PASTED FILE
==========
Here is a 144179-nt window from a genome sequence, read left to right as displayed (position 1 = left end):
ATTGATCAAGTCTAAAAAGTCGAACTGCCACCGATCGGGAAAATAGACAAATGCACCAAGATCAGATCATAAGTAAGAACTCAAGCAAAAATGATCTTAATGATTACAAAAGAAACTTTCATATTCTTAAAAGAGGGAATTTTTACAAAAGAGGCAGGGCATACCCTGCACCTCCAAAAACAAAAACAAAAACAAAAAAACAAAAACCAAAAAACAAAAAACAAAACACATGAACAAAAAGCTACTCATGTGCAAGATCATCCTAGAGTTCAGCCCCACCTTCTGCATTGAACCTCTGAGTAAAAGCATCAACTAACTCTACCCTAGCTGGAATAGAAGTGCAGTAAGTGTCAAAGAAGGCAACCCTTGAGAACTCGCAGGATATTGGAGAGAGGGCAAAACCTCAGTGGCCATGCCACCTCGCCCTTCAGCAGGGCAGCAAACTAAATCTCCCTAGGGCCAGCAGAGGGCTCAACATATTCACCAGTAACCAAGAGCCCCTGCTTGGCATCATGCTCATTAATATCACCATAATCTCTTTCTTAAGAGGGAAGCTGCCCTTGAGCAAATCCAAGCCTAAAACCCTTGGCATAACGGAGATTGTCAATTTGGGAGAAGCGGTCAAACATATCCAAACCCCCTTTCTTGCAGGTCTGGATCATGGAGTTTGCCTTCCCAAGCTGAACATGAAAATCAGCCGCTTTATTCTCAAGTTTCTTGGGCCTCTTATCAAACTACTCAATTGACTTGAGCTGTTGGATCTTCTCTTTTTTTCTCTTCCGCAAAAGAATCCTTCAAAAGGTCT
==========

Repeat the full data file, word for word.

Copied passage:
Here is a 144179-nt window from a genome sequence, read left to right as displayed (position 1 = left end):
ATTGATCAAGTCTAAAAAGTCGAACTGCCACCGATCGGGAAAATAGACAAATGCACCAAGATCAGATCATAAGTAAGAACTCAAGCAAAAATGATCTTAATGATTACAAAAGAAACTTTCATATTCTTAAAAGAGGGAATTTTTACAAAAGAGGCAGGGCATACCCTGCACCTCCAAAAACAAAAACAAAAACAAAAAAACAAAAACCAAAAAACAAAAAACAAAACACATGAACAAAAAGCTACTCATGTGCAAGATCATCCTAGAGTTCAGCCCCACCTTCTGCATTGAACCTCTGAGTAAAAGCATCAACTAACTCTACCCTAGCTGGAATAGAAGTGCAGTAAGTGTCAAAGAAGGCAACCCTTGAGAACTCGCAGGATATTGGAGAGAGGGCAAAACCTCAGTGGCCATGCCACCTCGCCCTTCAGCAGGGCAGCAAACTAAATCTCCCTAGGGCCAGCAGAGGGCTCAACATATTCACCAGTAACCAAGAGCCCCTGCTTGGCATCATGCTCATTAATATCACCATAATCTCTTTCTTAAGAGGGAAGCTGCCCTTGAGCAAATCCAAGCCTAAAACCCTTGGCATAACGGAGATTGTCAATTTGGGAGAAGCGGTCAAACATATCCAAACCCCCTTTCTTGCAGGTCTGGATCATGGAGTTTGCCTTCCCAAGCTGAACATGAAAATCAGCCGCTTTATTCTCAAGTTTCTTGGGCCTCTTATCAAACTACTCAATTGACTTGAGCTGTTGGATCTTCTCTTTTTTTCTCTTCCGCAAAAGAATCCTTCAAAAGGTCT